AN EXTRAORDINARY example of cooperation between First World War British and German troops has been uncovered by researchers preparing an exhibition to commemorate the outbreak of the conflict.
Members of Llangwm Local History Society have been poring over log books and diaries kept by 22-year-old pilot William David Sambrook, who hailed from Cilgerran.
The documents reveal the camaraderie that sometimes took precedence over hostilities, particularly with regards to airborne war.
Photographs and excerpts from the diary will be on show at the Heritage Lottery-funded exhibition in Llangwm this November.
William was posted to Coudekerque airfield near Calais in 1916. His diaries tell of almost daily bombing raids on German-held aerodromes, as well as the docks and Zeppelin sheds at Bruges and Zeebrugge.
One day in May 1916, a British aircraft failed to return from a raid on Ostend aerodrome. There was talk of the plane being picked up from the sea by a Belgian trawler.
A few days later, with still no news of their missing comrade, one of William’s colleagues flew over the German airfield and dropped a message asking if they had information about his fate.
The British pilots received a prompt reply, also dropped from the air, confirming the aircraft had indeed been shot down over the sea.
William took up the story in his diary: “They said attempts had been made at rescue but when the machine was brought in the pilot was already dead. He was buried with full military honours alongside two comrades at Marrakerke cemetery, Ostend.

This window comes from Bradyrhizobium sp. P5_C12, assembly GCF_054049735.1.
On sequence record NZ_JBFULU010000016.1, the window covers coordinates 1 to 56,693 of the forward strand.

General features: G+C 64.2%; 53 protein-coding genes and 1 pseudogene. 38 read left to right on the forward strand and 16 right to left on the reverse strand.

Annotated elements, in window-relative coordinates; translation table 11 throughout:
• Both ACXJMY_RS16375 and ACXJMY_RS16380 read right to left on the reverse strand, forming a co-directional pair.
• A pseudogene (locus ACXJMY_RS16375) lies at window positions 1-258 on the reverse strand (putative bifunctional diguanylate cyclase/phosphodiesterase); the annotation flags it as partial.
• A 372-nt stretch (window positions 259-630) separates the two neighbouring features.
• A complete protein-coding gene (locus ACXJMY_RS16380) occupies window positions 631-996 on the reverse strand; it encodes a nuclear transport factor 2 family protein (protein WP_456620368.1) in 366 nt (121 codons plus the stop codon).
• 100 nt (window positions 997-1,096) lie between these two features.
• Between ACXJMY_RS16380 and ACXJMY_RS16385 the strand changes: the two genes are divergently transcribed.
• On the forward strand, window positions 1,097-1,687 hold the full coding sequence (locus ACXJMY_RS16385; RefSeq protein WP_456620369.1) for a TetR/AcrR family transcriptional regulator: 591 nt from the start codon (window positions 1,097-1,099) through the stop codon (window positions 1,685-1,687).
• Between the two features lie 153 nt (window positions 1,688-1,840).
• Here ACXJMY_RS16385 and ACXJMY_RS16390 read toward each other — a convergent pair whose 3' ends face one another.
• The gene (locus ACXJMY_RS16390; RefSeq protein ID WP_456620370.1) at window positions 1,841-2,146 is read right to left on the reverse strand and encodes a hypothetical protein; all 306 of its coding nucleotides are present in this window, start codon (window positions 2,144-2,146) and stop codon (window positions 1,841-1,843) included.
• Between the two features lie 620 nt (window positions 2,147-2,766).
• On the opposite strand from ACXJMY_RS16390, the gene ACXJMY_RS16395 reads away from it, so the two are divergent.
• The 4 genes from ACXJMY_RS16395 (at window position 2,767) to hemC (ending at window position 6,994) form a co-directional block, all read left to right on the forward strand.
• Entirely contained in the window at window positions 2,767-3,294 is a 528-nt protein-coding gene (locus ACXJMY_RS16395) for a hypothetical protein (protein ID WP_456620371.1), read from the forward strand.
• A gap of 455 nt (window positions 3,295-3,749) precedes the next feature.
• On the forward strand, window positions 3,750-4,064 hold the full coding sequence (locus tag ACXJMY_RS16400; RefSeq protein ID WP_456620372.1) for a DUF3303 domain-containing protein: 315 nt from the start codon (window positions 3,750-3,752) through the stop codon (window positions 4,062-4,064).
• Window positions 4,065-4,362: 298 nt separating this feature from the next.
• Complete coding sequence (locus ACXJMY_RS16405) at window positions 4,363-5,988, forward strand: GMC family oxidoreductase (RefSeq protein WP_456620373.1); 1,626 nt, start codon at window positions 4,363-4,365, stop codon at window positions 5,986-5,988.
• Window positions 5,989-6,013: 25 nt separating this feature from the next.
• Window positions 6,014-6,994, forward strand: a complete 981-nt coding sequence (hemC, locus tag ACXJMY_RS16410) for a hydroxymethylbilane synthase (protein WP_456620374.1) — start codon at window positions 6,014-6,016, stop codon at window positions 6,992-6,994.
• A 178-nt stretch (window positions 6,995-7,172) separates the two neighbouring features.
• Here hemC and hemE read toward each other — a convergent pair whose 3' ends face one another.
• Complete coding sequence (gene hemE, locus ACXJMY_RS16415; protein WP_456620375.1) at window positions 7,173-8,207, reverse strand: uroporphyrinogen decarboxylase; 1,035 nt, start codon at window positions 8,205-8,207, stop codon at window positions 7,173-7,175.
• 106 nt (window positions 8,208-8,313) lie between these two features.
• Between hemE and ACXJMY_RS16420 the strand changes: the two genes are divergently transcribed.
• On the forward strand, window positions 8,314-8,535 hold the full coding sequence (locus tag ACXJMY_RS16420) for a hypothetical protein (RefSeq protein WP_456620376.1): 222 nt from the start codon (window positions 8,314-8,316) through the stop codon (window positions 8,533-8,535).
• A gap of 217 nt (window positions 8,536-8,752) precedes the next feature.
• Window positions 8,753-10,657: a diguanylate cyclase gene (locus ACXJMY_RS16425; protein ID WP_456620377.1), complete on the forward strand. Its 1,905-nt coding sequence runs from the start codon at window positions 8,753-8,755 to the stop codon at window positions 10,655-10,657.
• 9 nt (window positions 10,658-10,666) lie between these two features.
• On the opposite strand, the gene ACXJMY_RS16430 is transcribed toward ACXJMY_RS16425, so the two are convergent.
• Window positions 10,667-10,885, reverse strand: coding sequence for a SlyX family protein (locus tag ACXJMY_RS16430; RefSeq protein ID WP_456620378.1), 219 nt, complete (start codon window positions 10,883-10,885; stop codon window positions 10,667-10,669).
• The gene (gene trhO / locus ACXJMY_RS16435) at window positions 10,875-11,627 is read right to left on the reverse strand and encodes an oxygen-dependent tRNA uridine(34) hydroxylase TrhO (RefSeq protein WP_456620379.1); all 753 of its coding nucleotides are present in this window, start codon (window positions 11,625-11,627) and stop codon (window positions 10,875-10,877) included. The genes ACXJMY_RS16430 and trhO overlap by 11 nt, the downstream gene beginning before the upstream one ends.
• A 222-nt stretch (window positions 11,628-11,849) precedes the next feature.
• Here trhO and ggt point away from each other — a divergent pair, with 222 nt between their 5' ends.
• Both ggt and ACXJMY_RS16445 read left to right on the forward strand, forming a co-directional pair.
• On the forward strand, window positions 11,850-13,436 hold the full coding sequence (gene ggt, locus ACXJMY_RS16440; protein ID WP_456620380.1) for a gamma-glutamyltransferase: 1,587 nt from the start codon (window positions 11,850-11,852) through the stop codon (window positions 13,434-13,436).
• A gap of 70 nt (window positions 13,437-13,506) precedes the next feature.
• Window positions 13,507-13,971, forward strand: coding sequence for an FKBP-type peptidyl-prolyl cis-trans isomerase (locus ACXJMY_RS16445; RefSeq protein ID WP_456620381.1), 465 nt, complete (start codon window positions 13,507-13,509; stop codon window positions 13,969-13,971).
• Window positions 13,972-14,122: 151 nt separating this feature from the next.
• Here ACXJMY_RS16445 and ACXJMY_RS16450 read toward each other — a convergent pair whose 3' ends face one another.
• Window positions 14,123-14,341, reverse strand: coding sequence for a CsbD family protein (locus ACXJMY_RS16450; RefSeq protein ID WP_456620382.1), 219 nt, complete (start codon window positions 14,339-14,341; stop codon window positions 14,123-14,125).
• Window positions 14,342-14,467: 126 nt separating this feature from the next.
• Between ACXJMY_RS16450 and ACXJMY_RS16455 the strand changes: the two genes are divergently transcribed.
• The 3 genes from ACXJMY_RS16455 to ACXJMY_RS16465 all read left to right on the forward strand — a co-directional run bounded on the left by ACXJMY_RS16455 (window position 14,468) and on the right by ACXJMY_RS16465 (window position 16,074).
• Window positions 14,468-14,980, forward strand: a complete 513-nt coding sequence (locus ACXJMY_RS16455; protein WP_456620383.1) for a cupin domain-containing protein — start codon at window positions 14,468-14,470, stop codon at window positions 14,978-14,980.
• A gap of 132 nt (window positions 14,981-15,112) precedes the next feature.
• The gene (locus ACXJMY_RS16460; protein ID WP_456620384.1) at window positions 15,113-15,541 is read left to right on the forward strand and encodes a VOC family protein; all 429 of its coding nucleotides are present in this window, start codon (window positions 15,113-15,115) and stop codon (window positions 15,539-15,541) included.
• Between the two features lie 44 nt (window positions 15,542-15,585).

“The message was accompanied by two photos of the funeral and the grave.”
Examples had been noted before of each side treating the bodies of their victims with respect, but a postscript to the note shows an unusual degree of fellow feeling among pilots.
“There was also a message in German stating the name and place in German territory where our machines could land if they had engine trouble,” William wrote.
Alan Wakefield, head of photographs at the Imperial War Museum, says this degree of cooperation was much more common among pilots than among those fighting the war on the ground, where the conflict soon became impersonal.
“I know of cases where German pilots dropped notes and photographs of a crashed aircraft and its occupant, saying they had buried him and asking for his name so they could make a headstone,” he said.
“In fact in one instance a German pilot dropped a note saying he was about to bomb an airfield and suggesting that those on the ground should get out of the way.”
Mr Wakefield remained sceptical about the tip-off providing the British with details of a safe landing place.
“This is surprising because the German squadron would not have had jurisdiction – the German army were under instruction to take British pilots prisoner.
“I think it’s more likely to have been an example of German humour – they wouldn’t have expected the British to take them up on it.”
William was awarded the Distinguished Service Medal for gallantry in the air in 1917.
Towards the end of the war, he went on to become one of the first pilots to engage in ‘deck flying’, taking off in Sopwith Pups and Camels from short platforms built on gun turrets, on what were to be the forerunners of aircraft carriers.
He survived his time in France, and after a career working in the public health department of Westminster City Council, he returned to Pembrokeshire to live with his sister in Deerland, Llangwm.
His nephew, Richard Palmer, still lives in the same house and has kept his diaries and logbooks safe.
“He was a lovely man” Richard said. “When he was in London he would send us Twickenham rugby match programmes and he kept my brother Maurice and myself supplied with rugby boots.
But he never spoke to us about his war record.”